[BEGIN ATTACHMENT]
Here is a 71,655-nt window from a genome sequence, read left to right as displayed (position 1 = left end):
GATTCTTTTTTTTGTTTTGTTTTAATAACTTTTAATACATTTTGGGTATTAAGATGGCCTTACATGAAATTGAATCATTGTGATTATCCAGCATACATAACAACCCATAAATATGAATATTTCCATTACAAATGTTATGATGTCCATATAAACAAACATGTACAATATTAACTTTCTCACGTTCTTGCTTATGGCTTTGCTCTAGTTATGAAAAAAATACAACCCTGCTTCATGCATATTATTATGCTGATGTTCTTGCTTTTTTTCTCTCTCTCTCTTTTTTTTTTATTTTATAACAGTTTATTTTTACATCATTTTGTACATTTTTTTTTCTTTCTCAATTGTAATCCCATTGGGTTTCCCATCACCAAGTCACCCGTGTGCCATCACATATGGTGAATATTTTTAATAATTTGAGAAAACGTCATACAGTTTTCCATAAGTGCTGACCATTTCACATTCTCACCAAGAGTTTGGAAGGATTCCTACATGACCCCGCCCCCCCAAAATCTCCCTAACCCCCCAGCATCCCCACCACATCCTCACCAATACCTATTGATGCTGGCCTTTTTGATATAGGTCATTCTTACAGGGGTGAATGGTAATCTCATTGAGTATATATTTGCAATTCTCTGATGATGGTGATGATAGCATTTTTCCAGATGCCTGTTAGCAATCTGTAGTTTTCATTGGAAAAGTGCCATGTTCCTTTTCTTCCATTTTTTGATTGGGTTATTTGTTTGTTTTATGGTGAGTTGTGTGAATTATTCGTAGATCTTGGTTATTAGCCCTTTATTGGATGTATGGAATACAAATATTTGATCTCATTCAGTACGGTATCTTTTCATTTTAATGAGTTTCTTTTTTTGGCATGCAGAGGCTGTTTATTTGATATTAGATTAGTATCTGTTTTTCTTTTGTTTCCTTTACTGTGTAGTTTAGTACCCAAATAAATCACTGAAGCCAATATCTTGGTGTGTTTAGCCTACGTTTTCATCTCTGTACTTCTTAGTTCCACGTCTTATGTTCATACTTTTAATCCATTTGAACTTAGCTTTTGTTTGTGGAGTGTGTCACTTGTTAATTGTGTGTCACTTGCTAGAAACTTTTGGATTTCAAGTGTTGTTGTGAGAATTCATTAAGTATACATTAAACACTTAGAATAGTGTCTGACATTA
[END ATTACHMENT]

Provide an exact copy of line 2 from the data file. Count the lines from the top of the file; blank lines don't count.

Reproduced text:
GATTCTTTTTTTTGTTTTGTTTTAATAACTTTTAATACATTTTGGGTATTAAGATGGCCTTACATGAAATTGAATCATTGTGATTATCCAGCATACATAACAACCCATAAATATGAATATTTCCATTACAAATGTTATGATGTCCATATAAACAAACATGTACAATATTAACTTTCTCACGTTCTTGCTTATGGCTTTGCTCTAGTTATGAAAAAAATACAACCCTGCTTCATGCATATTATTATGCTGATGTTCTTGCTTTTTTTCTCTCTCTCTCTTTTTTTTTTATTTTATAACAGTTTATTTTTACATCATTTTGTACATTTTTTTTTCTTTCTCAATTGTAATCCCATTGGGTTTCCCATCACCAAGTCACCCGTGTGCCATCACATATGGTGAATATTTTTAATAATTTGAGAAAACGTCATACAGTTTTCCATAAGTGCTGACCATTTCACATTCTCACCAAGAGTTTGGAAGGATTCCTACATGACCCCGCCCCCCCAAAATCTCCCTAACCCCCCAGCATCCCCACCACATCCTCACCAATACCTATTGATGCTGGCCTTTTTGATATAGGTCATTCTTACAGGGGTGAATGGTAATCTCATTGAGTATATATTTGCAATTCTCTGATGATGGTGATGATAGCATTTTTCCAGATGCCTGTTAGCAATCTGTAGTTTTCATTGGAAAAGTGCCATGTTCCTTTTCTTCCATTTTTTGATTGGGTTATTTGTTTGTTTTATGGTGAGTTGTGTGAATTATTCGTAGATCTTGGTTATTAGCCCTTTATTGGATGTATGGAATACAAATATTTGATCTCATTCAGTACGGTATCTTTTCATTTTAATGAGTTTCTTTTTTTGGCATGCAGAGGCTGTTTATTTGATATTAGATTAGTATCTGTTTTTCTTTTGTTTCCTTTACTGTGTAGTTTAGTACCCAAATAAATCACTGAAGCCAATATCTTGGTGTGTTTAGCCTACGTTTTCATCTCTGTACTTCTTAGTTCCACGTCTTATGTTCATACTTTTAATCCATTTGAACTTAGCTTTTGTTTGTGGAGTGTGTCACTTGTTAATTGTGTGTCACTTGCTAGAAACTTTTGGATTTCAAGTGTTGTTGTGAGAATTCATTAAGTATACATTAAACACTTAGAATAGTGTCTGACATTA